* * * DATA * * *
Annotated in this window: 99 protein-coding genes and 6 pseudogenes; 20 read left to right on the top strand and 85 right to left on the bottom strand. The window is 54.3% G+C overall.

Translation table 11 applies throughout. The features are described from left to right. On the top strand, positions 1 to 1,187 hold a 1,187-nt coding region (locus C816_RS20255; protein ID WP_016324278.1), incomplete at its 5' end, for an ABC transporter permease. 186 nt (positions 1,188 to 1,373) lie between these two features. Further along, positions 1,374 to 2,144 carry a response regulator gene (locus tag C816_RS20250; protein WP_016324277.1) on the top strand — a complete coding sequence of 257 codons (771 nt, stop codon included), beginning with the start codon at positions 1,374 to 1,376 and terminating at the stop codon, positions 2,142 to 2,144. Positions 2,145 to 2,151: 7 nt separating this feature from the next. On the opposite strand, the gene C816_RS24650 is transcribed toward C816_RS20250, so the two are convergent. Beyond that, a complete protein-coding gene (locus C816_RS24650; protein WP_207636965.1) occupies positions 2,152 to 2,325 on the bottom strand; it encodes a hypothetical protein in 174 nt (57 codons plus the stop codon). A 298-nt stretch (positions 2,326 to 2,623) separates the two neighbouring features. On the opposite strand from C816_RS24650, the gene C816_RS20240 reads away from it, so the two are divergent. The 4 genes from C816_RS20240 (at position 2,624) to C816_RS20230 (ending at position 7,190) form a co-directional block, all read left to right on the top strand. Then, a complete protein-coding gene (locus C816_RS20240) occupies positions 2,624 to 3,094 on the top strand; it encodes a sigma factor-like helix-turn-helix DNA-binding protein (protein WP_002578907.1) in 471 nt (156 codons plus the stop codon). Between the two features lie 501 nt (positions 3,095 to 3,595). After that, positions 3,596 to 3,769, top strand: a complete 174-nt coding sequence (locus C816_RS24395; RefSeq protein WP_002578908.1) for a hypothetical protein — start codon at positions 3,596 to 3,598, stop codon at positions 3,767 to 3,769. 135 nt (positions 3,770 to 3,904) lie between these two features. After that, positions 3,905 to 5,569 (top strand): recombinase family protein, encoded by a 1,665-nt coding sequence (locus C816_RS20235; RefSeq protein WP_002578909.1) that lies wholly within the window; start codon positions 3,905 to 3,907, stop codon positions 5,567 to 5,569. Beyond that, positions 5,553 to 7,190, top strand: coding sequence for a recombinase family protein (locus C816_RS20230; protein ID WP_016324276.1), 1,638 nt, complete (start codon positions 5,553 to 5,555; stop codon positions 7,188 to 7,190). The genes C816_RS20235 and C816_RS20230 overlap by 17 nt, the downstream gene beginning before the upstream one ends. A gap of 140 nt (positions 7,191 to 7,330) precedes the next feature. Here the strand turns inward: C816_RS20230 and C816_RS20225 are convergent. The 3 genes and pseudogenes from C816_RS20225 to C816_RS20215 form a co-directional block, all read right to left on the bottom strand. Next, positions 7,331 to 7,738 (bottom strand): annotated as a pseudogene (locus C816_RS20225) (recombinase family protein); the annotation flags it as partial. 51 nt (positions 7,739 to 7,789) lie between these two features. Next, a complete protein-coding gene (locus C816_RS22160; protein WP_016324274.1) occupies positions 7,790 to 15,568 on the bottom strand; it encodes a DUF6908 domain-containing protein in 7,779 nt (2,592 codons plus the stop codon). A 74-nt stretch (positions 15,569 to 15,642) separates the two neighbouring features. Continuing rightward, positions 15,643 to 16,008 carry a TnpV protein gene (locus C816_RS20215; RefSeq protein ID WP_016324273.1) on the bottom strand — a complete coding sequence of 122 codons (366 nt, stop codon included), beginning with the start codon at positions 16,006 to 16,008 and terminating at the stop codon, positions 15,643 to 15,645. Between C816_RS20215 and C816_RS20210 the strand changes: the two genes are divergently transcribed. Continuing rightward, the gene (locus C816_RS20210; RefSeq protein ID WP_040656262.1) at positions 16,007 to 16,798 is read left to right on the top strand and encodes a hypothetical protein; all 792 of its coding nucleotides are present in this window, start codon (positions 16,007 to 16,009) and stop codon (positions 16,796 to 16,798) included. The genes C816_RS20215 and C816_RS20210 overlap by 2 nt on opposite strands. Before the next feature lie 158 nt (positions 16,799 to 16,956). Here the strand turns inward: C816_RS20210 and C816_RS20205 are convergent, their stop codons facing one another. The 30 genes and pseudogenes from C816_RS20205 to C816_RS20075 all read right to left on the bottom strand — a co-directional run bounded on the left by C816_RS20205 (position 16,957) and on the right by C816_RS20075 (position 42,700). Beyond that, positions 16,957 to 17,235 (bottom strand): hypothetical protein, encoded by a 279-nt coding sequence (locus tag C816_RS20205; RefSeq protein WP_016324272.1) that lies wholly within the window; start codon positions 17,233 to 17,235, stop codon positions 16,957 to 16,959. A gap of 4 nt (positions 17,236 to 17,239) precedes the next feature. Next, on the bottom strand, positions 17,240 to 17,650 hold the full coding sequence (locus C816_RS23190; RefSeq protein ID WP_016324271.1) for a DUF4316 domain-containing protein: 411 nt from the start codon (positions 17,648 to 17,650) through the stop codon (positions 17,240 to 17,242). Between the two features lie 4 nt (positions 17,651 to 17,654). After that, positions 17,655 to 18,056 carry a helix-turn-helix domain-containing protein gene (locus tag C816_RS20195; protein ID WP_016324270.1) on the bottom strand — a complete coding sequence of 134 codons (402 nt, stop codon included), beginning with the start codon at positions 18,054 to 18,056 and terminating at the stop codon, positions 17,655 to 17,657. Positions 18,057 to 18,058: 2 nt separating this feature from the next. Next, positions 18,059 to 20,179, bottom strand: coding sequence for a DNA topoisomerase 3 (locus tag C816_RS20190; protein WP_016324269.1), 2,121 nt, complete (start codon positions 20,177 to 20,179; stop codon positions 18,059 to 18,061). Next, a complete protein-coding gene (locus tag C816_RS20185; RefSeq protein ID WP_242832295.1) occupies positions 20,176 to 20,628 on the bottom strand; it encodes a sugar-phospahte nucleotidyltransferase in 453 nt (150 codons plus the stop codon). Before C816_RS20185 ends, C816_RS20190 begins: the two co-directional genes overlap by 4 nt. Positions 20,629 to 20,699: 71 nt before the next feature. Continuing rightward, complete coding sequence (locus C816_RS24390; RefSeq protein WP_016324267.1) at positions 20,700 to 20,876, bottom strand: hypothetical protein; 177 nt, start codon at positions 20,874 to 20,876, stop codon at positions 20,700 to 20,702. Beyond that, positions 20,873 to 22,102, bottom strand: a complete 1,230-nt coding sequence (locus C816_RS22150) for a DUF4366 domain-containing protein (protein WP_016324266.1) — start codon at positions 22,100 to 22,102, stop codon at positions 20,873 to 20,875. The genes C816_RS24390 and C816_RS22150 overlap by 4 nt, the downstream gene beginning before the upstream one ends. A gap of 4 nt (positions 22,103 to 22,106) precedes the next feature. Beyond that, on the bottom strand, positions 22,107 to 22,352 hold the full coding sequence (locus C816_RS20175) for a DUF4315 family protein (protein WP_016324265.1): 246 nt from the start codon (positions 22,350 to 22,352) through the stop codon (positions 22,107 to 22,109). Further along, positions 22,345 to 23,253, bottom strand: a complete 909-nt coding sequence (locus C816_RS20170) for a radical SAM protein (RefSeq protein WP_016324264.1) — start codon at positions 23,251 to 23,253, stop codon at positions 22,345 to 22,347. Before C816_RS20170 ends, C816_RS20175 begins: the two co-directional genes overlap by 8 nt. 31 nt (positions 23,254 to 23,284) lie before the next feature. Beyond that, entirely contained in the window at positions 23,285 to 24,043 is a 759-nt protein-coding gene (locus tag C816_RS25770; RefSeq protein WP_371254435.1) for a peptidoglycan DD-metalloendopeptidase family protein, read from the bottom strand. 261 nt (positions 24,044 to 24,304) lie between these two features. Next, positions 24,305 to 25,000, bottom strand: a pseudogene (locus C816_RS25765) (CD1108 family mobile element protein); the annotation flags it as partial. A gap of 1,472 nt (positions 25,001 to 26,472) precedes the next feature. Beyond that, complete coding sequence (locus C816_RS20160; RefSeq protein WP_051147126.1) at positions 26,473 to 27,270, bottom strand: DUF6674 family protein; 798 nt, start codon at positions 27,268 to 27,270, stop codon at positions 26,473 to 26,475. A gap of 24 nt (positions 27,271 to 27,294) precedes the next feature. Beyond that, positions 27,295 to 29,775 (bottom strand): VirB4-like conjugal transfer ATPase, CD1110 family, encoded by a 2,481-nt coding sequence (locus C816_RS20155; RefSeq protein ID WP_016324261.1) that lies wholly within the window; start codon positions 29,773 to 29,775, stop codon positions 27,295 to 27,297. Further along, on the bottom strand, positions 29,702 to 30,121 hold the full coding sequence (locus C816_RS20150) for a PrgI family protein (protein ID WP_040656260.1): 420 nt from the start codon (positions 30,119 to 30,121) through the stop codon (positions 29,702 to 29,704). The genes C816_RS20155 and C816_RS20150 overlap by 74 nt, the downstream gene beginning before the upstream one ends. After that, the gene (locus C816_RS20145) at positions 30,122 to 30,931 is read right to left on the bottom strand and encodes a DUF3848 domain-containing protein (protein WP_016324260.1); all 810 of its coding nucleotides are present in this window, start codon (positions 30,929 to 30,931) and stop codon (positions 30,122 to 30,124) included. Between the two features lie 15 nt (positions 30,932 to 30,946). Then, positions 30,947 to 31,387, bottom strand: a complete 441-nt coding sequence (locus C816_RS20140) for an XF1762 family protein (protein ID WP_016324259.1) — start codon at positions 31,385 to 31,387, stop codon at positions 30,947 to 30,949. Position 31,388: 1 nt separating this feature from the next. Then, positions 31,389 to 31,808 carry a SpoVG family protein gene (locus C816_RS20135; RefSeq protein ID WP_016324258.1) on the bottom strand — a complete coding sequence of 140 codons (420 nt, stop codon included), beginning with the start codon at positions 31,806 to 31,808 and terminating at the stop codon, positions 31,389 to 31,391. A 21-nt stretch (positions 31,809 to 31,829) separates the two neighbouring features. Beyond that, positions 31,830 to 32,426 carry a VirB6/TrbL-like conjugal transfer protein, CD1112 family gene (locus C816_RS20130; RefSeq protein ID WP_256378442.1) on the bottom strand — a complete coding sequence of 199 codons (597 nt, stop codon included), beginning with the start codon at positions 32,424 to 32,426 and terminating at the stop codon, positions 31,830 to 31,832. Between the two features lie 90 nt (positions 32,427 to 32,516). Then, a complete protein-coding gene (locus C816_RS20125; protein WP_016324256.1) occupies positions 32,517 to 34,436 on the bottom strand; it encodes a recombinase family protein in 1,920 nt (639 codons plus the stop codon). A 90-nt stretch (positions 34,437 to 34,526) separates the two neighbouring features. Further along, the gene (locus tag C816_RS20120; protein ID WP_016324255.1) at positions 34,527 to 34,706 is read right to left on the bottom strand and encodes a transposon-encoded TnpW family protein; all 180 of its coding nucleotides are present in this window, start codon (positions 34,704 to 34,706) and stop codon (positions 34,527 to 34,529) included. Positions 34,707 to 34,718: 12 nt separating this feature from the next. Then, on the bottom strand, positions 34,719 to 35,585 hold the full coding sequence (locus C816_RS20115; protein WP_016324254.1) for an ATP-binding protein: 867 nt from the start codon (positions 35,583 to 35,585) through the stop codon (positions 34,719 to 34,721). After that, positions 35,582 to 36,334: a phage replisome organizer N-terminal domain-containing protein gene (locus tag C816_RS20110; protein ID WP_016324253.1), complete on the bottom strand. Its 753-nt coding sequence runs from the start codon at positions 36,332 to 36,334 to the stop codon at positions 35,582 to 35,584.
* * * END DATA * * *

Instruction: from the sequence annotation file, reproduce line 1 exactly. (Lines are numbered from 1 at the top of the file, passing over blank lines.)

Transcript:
Annotated in this window: 99 protein-coding genes and 6 pseudogenes; 20 read left to right on the top strand and 85 right to left on the bottom strand. The window is 54.3% G+C overall.